Mark Schilling of The Japan Times said, "Expect something thoughtful, informed — and utterly unlike the usual sob-fest Japanese medical melodrama." [3] James Hadfield of Time Out said, "Trust director Masayuki Suo to reunite the stars of his most popular film for a cheery romantic drama about assisted dying. Shall We Dance? leads Tamiyo Kusakari and Kōji Yakusho play a doctor and her terminally ill patient, with a support cast including Tadanobu Asano and Takao Osawa." [2] Hugo Ozman of Twitch Film described the film as "a thought-provoking film that will please viewers who like serious dramas" and "a beautiful film with deep meanings and some of the best performances in a Japanese film this year." [4] However, John Defore of The Hollywood Reporter said, "It's understandable Suo would want to give so much screen time to the highly sympathetic Yakusho, but doing so doesn't serve the dramatic structure of a film that might've been much more provocative than it is." [1]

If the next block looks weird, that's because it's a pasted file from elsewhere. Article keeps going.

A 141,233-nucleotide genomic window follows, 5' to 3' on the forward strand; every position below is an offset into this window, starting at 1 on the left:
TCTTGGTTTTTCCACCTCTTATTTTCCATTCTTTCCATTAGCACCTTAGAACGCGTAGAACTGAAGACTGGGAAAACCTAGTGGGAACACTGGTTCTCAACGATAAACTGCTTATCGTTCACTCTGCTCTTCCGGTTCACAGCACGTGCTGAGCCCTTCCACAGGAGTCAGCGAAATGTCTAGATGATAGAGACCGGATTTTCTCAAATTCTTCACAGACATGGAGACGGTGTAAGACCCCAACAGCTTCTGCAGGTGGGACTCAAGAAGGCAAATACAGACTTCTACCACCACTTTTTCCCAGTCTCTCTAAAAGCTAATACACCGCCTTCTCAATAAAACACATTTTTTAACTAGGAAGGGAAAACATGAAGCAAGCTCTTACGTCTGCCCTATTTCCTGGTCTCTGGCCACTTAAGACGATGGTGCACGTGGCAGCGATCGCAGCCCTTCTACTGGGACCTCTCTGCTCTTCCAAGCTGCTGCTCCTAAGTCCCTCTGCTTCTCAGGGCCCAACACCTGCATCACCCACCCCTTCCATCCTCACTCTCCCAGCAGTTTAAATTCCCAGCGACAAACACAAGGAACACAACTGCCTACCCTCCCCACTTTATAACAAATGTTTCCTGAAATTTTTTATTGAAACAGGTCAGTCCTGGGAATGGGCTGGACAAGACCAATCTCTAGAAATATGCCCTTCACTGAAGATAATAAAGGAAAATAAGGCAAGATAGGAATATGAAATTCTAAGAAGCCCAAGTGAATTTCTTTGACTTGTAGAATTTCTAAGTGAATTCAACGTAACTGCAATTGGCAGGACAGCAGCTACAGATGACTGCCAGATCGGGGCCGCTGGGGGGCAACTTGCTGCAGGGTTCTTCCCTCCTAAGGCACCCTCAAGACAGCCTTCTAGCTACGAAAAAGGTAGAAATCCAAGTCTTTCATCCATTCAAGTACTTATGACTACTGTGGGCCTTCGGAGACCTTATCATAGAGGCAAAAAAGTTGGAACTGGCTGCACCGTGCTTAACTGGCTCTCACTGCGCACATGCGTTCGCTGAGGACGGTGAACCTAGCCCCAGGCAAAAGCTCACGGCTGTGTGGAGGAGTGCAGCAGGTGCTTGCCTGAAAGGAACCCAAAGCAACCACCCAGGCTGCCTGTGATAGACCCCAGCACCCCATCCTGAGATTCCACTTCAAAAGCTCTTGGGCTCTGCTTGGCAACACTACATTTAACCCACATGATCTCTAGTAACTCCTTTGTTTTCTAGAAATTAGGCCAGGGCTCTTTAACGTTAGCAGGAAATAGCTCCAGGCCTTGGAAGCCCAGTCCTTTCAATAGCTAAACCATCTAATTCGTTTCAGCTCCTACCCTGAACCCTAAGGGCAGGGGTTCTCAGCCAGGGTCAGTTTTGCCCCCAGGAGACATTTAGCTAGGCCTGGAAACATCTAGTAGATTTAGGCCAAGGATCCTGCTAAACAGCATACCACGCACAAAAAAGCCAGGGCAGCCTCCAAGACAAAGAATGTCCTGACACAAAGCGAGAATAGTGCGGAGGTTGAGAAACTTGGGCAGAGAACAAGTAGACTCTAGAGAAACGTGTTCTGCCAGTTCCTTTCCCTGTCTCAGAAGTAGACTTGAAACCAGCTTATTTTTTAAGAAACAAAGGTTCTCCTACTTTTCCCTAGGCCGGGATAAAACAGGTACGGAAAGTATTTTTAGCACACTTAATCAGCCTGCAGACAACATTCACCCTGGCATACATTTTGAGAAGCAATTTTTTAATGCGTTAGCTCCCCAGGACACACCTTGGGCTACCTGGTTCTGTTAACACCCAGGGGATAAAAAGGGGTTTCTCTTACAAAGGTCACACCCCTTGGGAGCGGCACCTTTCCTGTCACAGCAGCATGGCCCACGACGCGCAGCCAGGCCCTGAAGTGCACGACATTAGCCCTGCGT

<i>The Japan Times</i> newspaper

The Japan Times is Japan's largest and oldest English-language daily newspaper. It is published by The Japan Times, Ltd., a subsidiary of News2u Holdings, Inc.. It is headquartered in the Kioicho Building in Kioicho, Chiyoda, Tokyo.

<i>Time Out</i> (magazine) Magazine

Time Out is a global magazine published by Time Out Group. Time Out started as a London-only publication in 1968 and has expanded its editorial recommendations to 315 cities in 58 countries worldwide.

Related Research Articles

Kiyoshi Kurosawa Japanese film director, screenwriter and film critic

Kiyoshi Kurosawa is a Japanese film director, screenwriter, film critic and a professor at Tokyo University of the Arts. Although he has worked in a variety of genres, Kurosawa is best known for his many contributions to the Japanese horror genre.

<i>Shall We Dance?</i> (1996 film) 1996 film by Masayuki Suo

Shall We Dance? is a 1996 Japanese film. Its title refers to the song "Shall We Dance?" which comes from Rodgers and Hammerstein's The King and I. It was directed by Masayuki Suo. It inspired the 2004 American remake of the same name.

<i>Warm Water Under a Red Bridge</i> 2001 film by Shōhei Imamura

Warm Water Under a Red Bridge is a 2001 Japanese film by director Shōhei Imamura. This was Imamura's last feature film. It was entered into the 2001 Cannes Film Festival.

Blackpool Dance Festival

The 8-day Blackpool Dance Festival is the world's first and most famous annual ballroom dance competition of international significance, held in the Empress Ballroom at the Winter Gardens, Blackpool, England since 1920. It is also the largest ballroom competition: in 2013, 2953 couples from 60 countries took part in the festival.